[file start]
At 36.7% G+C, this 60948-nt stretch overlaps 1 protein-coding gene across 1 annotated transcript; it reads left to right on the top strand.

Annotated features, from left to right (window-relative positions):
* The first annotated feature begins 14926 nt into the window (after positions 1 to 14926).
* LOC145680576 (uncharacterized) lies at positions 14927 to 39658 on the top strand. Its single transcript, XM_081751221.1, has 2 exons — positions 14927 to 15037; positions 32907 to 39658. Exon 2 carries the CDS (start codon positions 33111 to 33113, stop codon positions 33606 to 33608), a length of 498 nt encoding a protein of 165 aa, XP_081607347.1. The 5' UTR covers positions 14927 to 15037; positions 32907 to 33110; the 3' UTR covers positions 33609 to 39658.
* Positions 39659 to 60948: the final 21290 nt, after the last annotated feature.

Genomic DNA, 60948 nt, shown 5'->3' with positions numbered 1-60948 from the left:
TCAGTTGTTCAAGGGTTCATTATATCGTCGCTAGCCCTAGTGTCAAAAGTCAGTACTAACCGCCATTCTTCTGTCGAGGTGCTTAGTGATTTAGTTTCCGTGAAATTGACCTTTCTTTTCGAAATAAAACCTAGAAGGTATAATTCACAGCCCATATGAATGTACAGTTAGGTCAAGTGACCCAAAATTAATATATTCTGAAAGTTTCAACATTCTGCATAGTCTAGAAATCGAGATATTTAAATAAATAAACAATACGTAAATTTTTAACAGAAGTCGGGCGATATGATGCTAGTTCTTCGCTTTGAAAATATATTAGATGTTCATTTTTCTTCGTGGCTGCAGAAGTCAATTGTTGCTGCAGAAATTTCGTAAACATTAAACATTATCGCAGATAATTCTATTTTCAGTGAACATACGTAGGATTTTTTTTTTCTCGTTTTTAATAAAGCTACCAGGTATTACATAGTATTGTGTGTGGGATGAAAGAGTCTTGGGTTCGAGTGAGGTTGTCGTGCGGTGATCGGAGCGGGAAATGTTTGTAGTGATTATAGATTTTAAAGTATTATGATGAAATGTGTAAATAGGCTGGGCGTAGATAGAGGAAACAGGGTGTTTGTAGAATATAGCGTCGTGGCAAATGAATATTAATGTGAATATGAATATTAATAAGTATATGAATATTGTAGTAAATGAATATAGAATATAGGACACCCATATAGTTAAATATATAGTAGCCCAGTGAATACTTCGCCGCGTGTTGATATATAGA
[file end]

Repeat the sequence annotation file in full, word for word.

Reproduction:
At 36.7% G+C, this 60948-nt stretch overlaps 1 protein-coding gene across 1 annotated transcript; it reads left to right on the top strand.

Annotated features, from left to right (window-relative positions):
* The first annotated feature begins 14926 nt into the window (after positions 1 to 14926).
* LOC145680576 (uncharacterized) lies at positions 14927 to 39658 on the top strand. Its single transcript, XM_081751221.1, has 2 exons — positions 14927 to 15037; positions 32907 to 39658. Exon 2 carries the CDS (start codon positions 33111 to 33113, stop codon positions 33606 to 33608), a length of 498 nt encoding a protein of 165 aa, XP_081607347.1. The 5' UTR covers positions 14927 to 15037; positions 32907 to 33110; the 3' UTR covers positions 33609 to 39658.
* Positions 39659 to 60948: the final 21290 nt, after the last annotated feature.

Genomic DNA, 60948 nt, shown 5'->3' with positions numbered 1-60948 from the left:
TCAGTTGTTCAAGGGTTCATTATATCGTCGCTAGCCCTAGTGTCAAAAGTCAGTACTAACCGCCATTCTTCTGTCGAGGTGCTTAGTGATTTAGTTTCCGTGAAATTGACCTTTCTTTTCGAAATAAAACCTAGAAGGTATAATTCACAGCCCATATGAATGTACAGTTAGGTCAAGTGACCCAAAATTAATATATTCTGAAAGTTTCAACATTCTGCATAGTCTAGAAATCGAGATATTTAAATAAATAAACAATACGTAAATTTTTAACAGAAGTCGGGCGATATGATGCTAGTTCTTCGCTTTGAAAATATATTAGATGTTCATTTTTCTTCGTGGCTGCAGAAGTCAATTGTTGCTGCAGAAATTTCGTAAACATTAAACATTATCGCAGATAATTCTATTTTCAGTGAACATACGTAGGATTTTTTTTTTCTCGTTTTTAATAAAGCTACCAGGTATTACATAGTATTGTGTGTGGGATGAAAGAGTCTTGGGTTCGAGTGAGGTTGTCGTGCGGTGATCGGAGCGGGAAATGTTTGTAGTGATTATAGATTTTAAAGTATTATGATGAAATGTGTAAATAGGCTGGGCGTAGATAGAGGAAACAGGGTGTTTGTAGAATATAGCGTCGTGGCAAATGAATATTAATGTGAATATGAATATTAATAAGTATATGAATATTGTAGTAAATGAATATAGAATATAGGACACCCATATAGTTAAATATATAGTAGCCCAGTGAATACTTCGCCGCGTGTTGATATATAGA